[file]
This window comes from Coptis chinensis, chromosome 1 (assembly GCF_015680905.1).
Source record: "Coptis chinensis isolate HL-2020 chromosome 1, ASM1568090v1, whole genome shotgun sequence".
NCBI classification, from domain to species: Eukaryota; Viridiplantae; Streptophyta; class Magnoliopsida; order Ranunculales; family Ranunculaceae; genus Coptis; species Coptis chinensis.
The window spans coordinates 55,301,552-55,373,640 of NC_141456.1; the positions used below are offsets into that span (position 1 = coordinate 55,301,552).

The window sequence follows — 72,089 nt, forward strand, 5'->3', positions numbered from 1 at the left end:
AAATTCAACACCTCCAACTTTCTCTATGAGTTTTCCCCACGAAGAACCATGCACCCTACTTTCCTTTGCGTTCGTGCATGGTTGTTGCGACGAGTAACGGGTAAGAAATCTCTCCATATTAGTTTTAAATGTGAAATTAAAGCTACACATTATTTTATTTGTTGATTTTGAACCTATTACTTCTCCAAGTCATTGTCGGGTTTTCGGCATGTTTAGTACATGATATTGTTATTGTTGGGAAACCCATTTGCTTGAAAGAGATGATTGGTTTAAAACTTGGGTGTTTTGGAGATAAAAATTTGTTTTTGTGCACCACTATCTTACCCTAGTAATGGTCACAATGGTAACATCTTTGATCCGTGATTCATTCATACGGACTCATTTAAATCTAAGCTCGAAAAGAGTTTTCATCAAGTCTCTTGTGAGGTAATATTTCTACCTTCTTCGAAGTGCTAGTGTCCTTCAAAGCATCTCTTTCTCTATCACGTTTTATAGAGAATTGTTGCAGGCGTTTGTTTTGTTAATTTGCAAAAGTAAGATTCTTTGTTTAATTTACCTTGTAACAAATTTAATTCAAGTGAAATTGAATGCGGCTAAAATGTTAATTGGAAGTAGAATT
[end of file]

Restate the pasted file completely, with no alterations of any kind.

This window comes from Coptis chinensis, chromosome 1 (assembly GCF_015680905.1).
Source record: "Coptis chinensis isolate HL-2020 chromosome 1, ASM1568090v1, whole genome shotgun sequence".
NCBI classification, from domain to species: Eukaryota; Viridiplantae; Streptophyta; class Magnoliopsida; order Ranunculales; family Ranunculaceae; genus Coptis; species Coptis chinensis.
The window spans coordinates 55,301,552-55,373,640 of NC_141456.1; the positions used below are offsets into that span (position 1 = coordinate 55,301,552).

The window sequence follows — 72,089 nt, forward strand, 5'->3', positions numbered from 1 at the left end:
AAATTCAACACCTCCAACTTTCTCTATGAGTTTTCCCCACGAAGAACCATGCACCCTACTTTCCTTTGCGTTCGTGCATGGTTGTTGCGACGAGTAACGGGTAAGAAATCTCTCCATATTAGTTTTAAATGTGAAATTAAAGCTACACATTATTTTATTTGTTGATTTTGAACCTATTACTTCTCCAAGTCATTGTCGGGTTTTCGGCATGTTTAGTACATGATATTGTTATTGTTGGGAAACCCATTTGCTTGAAAGAGATGATTGGTTTAAAACTTGGGTGTTTTGGAGATAAAAATTTGTTTTTGTGCACCACTATCTTACCCTAGTAATGGTCACAATGGTAACATCTTTGATCCGTGATTCATTCATACGGACTCATTTAAATCTAAGCTCGAAAAGAGTTTTCATCAAGTCTCTTGTGAGGTAATATTTCTACCTTCTTCGAAGTGCTAGTGTCCTTCAAAGCATCTCTTTCTCTATCACGTTTTATAGAGAATTGTTGCAGGCGTTTGTTTTGTTAATTTGCAAAAGTAAGATTCTTTGTTTAATTTACCTTGTAACAAATTTAATTCAAGTGAAATTGAATGCGGCTAAAATGTTAATTGGAAGTAGAATT